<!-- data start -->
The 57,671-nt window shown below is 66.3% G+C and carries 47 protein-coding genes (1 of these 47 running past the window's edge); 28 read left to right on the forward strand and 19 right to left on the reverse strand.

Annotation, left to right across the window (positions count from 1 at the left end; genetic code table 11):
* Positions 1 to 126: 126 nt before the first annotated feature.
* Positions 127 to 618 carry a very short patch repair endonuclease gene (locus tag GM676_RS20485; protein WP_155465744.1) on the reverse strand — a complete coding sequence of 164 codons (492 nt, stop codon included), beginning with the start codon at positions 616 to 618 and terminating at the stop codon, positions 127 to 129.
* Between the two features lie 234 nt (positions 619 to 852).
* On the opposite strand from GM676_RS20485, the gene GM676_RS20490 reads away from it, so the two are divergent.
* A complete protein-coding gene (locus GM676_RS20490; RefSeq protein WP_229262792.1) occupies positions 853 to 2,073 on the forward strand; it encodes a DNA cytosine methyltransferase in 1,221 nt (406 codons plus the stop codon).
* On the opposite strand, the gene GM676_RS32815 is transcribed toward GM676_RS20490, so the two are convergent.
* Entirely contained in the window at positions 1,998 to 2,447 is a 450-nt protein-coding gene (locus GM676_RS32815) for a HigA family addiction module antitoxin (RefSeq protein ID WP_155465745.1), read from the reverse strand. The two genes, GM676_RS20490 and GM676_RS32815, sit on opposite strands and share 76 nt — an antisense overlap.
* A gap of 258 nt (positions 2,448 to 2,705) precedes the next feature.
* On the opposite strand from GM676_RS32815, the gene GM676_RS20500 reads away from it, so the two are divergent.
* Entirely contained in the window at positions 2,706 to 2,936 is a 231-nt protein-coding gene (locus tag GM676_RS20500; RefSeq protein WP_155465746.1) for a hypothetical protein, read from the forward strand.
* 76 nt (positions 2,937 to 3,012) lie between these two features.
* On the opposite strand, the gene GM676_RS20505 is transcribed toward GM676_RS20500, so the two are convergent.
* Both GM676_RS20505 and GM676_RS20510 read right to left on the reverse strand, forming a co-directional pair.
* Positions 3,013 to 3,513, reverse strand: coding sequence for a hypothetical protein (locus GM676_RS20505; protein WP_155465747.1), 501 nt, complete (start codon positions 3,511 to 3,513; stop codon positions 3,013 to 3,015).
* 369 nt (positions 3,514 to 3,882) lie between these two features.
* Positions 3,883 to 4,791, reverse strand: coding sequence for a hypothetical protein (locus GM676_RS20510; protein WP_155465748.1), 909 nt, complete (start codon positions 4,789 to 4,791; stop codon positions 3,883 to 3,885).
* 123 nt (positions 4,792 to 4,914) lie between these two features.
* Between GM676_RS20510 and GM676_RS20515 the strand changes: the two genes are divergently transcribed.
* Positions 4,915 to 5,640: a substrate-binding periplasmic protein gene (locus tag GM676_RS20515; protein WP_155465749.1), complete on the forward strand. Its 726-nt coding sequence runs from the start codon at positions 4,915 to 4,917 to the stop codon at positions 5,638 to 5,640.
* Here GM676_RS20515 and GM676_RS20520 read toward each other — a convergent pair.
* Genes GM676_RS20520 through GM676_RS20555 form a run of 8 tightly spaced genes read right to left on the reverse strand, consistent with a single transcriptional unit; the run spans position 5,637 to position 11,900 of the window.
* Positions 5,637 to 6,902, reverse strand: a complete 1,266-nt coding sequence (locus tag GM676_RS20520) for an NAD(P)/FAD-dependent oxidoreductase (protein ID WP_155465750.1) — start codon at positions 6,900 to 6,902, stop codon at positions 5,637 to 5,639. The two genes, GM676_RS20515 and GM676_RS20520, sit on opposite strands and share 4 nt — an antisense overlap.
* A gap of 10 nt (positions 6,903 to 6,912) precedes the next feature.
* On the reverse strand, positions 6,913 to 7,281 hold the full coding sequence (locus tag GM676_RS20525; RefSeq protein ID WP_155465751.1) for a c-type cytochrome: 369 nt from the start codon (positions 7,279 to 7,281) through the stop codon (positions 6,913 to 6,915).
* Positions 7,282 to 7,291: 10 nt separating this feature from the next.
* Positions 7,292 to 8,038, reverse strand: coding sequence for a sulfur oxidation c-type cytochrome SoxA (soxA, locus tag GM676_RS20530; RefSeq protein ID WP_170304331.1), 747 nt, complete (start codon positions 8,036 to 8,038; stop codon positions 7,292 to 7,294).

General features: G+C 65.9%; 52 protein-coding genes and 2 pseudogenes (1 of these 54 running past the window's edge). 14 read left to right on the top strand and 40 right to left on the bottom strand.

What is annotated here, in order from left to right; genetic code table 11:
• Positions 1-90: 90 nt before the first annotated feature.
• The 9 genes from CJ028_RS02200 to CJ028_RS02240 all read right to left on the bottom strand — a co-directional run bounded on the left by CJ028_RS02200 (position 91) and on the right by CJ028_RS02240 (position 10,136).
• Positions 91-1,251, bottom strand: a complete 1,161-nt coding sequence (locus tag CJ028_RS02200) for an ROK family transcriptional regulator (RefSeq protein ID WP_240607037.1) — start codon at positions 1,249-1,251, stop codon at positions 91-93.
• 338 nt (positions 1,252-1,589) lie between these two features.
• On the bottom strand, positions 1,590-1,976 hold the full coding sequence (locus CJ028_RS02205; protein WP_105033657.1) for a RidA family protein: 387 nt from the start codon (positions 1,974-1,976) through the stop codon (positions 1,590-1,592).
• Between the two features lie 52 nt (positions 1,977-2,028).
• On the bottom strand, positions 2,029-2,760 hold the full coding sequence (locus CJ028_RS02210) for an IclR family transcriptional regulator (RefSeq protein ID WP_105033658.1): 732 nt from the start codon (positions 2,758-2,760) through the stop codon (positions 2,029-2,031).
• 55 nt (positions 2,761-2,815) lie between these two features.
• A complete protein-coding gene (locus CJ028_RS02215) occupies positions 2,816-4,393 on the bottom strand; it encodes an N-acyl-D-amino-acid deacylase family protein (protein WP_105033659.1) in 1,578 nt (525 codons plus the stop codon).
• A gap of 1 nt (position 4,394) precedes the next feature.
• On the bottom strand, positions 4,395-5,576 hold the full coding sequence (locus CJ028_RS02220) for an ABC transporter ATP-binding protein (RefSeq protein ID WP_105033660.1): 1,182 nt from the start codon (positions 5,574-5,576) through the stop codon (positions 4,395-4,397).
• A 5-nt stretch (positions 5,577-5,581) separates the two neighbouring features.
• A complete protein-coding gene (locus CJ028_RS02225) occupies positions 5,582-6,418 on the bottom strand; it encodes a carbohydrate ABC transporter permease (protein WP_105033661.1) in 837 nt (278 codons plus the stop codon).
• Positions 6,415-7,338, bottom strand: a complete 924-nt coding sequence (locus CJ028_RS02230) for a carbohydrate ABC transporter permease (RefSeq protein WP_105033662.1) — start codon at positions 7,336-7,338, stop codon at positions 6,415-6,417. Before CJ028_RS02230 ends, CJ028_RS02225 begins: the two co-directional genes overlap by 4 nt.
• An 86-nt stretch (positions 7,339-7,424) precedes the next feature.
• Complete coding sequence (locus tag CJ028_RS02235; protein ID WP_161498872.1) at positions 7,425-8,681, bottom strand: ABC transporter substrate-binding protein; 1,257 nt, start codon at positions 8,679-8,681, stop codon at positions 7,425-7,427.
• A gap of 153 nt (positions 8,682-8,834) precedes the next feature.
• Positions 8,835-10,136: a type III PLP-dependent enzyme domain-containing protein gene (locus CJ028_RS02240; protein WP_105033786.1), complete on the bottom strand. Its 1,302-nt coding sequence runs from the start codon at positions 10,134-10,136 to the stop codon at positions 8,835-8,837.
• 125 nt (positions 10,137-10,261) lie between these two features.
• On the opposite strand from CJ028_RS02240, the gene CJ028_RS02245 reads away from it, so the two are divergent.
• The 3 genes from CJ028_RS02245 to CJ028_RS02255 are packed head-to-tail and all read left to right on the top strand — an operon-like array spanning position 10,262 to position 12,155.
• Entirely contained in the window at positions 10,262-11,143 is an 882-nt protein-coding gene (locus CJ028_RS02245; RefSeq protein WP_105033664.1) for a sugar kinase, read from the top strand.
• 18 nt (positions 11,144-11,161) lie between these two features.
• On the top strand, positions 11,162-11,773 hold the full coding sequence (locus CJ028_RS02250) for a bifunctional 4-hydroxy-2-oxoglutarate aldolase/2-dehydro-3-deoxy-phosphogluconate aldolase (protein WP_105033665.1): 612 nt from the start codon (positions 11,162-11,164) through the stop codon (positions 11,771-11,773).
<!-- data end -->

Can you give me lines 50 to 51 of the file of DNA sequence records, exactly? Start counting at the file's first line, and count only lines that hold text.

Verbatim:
• On the opposite strand from CJ028_RS02240, the gene CJ028_RS02245 reads away from it, so the two are divergent.
• The 3 genes from CJ028_RS02245 to CJ028_RS02255 are packed head-to-tail and all read left to right on the top strand — an operon-like array spanning position 10,262 to position 12,155.